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Larkins v. United States

United States District Court, Sixth Circuit

January 13, 2014

RONNIE LARKINS, Petitioner/Defendant,
v.
UNITED STATES OF AMERICA, Plaintiff/Respondent. Criminal Action No. 4:05-CR-29-M-3

MEMORANDUM AND ORDER

JOSEPH H. McKINLEY, Jr., District Judge.

Petitioner/Defendant, Ronnie Larkins, filed, pro se, in his criminal case a motion styled "Motion to Correct Error Pursuant to Federal Rule of Criminal Procedure Rule 52(B), " which has been opened as a new civil action (Civil Action No. 4:13-CV-P107-M).

In 2006, Petitioner/Defendant was found guilty of Count 1 after a jury trial in this Court. United States v. Larkins, 4:05-CR-29-M-3. In August 2006, he was sentenced to 288 months in prison. He appealed, and the Sixth Circuit Court of Appeals affirmed. He then filed a 28 U.S.C. § 2255 motion in this Court. That motion was denied. Petitioner/Defendant requested a Certificate of Appealability from the Sixth Circuit, which was denied.

Petitioner/Defendant then filed his "Motion to Correct Error Pursuant to Federal Rule of Criminal Procedure Rule 52(B)." In the body of that motion, he stated that it is a habeas petition. Petitioner/Defendant argued that if an indictment charges a violation of 21 U.S.C. § 841(a) and the supporting facts allege only the minimum quantity required by § 841(b)(1)(C), the Court's jurisdiction extends only to the imposition of a sentence within the 20-year maximum in § 841(b)(1)(C). Petitioner/Defendant further argued that the rulings in Apprendi/Alleyne are jurisdictional and not subject to a procedural default. As relief, Petitioner/Defendant asked that he have a base offense level of no more than level 26, with a criminal history category of one, and a guideline range of 63-78 months. He further requested that he be sentenced at the low end of the guideline range.

This Court denied that motion as unauthorized by Fed. R. Crim. P. 52, but, to the extent that Petitioner/Defendant sought to collaterally attack his sentence, construed the motion as one under 28 U.S.C. § 2241 and directed the Clerk of Court to open a new action.

The United States Attorney has responded. The United States argues that the petition is in fact a subsequent § 2255 motion and that it must therefore be transferred to the Sixth Circuit Court of Appeals.

Upon further deliberation and consideration of the United States's response, the Court agrees that the motion is in fact a § 2255 motion.[1] "If in substance, a claim falls within the scope of § 2255(a), it should be treated as such regardless of any inventive captioning' by the prisoner." Pilla v. United States, 668 F.3d 368, 372 (6th Cir. 2012) (internal citation omitted). The Clerk of Court is DIRECTED to redocket the motion as a § 2255 motion in his criminal case.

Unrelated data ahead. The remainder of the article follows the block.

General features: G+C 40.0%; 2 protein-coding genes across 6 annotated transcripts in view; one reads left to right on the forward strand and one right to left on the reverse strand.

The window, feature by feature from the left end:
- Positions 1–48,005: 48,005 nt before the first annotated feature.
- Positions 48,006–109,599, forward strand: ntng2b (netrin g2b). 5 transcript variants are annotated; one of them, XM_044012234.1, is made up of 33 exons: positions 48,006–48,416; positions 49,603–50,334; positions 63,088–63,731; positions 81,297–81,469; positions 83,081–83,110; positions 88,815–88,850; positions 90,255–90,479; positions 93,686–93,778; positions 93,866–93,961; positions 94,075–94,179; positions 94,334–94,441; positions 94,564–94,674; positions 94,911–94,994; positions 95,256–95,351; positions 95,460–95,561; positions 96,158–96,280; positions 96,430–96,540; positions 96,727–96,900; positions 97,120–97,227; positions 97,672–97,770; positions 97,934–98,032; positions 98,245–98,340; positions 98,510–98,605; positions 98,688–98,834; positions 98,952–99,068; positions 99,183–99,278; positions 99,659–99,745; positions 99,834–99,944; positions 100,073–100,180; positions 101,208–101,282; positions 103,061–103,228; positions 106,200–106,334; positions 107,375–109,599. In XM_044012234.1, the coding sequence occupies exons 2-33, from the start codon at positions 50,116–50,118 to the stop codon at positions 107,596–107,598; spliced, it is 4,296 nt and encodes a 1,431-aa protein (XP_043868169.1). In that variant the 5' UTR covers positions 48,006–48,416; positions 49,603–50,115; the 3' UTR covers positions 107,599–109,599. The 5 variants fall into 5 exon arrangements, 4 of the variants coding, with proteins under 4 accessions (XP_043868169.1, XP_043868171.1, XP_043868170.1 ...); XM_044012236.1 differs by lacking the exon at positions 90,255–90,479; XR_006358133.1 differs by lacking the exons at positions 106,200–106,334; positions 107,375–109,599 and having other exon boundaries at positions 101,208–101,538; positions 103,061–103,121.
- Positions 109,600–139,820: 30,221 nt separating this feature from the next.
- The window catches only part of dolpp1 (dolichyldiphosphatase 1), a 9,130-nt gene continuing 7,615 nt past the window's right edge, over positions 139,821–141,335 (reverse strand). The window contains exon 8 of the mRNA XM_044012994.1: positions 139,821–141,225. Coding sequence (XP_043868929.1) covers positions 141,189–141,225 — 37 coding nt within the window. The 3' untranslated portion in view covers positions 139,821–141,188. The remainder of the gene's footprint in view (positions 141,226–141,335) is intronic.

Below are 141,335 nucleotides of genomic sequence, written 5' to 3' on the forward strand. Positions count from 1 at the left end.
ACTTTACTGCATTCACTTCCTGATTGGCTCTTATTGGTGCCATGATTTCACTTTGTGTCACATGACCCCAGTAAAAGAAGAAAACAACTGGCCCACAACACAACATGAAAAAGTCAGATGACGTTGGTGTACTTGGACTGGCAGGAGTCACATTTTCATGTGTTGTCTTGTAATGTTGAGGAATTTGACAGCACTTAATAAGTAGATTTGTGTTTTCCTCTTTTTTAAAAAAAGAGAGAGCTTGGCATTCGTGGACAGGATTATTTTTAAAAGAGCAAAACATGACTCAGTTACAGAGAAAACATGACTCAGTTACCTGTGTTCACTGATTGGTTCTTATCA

Because Petitioner/Defendant already has filed a § 2255 motion, the instant motion must be transferred to Sixth Circuit. "Before a second or successive application... is filed in the district court, the applicant shall move in the appropriate court of appeals for an order authorizing the district court to consider the application." See 28 U.S.C. § 2244(b)(3)(A); 28 U.S.C. § 2255 (h) ("A second or successive motion must be certified as provided in section 2244 by a panel of the appropriate court of appeals...."); see also In re Hanserd, 123 F.3d 922, 934 (6th Cir. 1997) (explaining that "[i]nmates who wish to file a second or successive motion to vacate sentence should first file a motion in [the Sixth Circuit] requesting permission under 28 U.S.C. §§ 2244, 2255"). Petitioner/Defendant has failed to obtain panel certification prior to filing the instant motion in the district court.

Therefore, IT IS ORDERED that once the motion has been redocketed as a motion to vacate, set aside, or correct sentence filed pursuant to § 2255 in the criminal case ( United States v. Larkins, 4:05-CR-29-M-3) it shall be TRANSFERRED to the Sixth Circuit Court of Appeals pursuant to 28 U.S.C. § 1631.[2]


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